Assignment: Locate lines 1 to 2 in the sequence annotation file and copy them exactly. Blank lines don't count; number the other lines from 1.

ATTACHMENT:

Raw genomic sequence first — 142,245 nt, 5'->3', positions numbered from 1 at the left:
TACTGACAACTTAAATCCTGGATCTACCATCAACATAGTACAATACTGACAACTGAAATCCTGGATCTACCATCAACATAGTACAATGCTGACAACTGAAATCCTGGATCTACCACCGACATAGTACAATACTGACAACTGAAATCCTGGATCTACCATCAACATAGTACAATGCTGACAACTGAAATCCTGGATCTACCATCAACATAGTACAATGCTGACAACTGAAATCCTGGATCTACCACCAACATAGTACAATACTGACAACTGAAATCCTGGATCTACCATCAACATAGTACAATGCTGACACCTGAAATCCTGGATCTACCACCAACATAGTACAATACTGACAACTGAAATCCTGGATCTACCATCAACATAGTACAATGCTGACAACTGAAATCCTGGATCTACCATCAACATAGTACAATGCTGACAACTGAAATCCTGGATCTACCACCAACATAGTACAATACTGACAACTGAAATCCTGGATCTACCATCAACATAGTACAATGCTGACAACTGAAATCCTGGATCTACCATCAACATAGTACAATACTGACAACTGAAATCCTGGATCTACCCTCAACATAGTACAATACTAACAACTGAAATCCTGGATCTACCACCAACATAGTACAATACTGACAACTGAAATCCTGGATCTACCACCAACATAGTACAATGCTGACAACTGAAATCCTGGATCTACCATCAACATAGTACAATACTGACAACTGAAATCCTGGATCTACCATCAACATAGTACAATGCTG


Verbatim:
Raw genomic sequence first — 142,245 nt, 5'->3', positions numbered from 1 at the left:
TACTGACAACTTAAATCCTGGATCTACCATCAACATAGTACAATACTGACAACTGAAATCCTGGATCTACCATCAACATAGTACAATGCTGACAACTGAAATCCTGGATCTACCACCGACATAGTACAATACTGACAACTGAAATCCTGGATCTACCATCAACATAGTACAATGCTGACAACTGAAATCCTGGATCTACCATCAACATAGTACAATGCTGACAACTGAAATCCTGGATCTACCACCAACATAGTACAATACTGACAACTGAAATCCTGGATCTACCATCAACATAGTACAATGCTGACACCTGAAATCCTGGATCTACCACCAACATAGTACAATACTGACAACTGAAATCCTGGATCTACCATCAACATAGTACAATGCTGACAACTGAAATCCTGGATCTACCATCAACATAGTACAATGCTGACAACTGAAATCCTGGATCTACCACCAACATAGTACAATACTGACAACTGAAATCCTGGATCTACCATCAACATAGTACAATGCTGACAACTGAAATCCTGGATCTACCATCAACATAGTACAATACTGACAACTGAAATCCTGGATCTACCCTCAACATAGTACAATACTAACAACTGAAATCCTGGATCTACCACCAACATAGTACAATACTGACAACTGAAATCCTGGATCTACCACCAACATAGTACAATGCTGACAACTGAAATCCTGGATCTACCATCAACATAGTACAATACTGACAACTGAAATCCTGGATCTACCATCAACATAGTACAATGCTG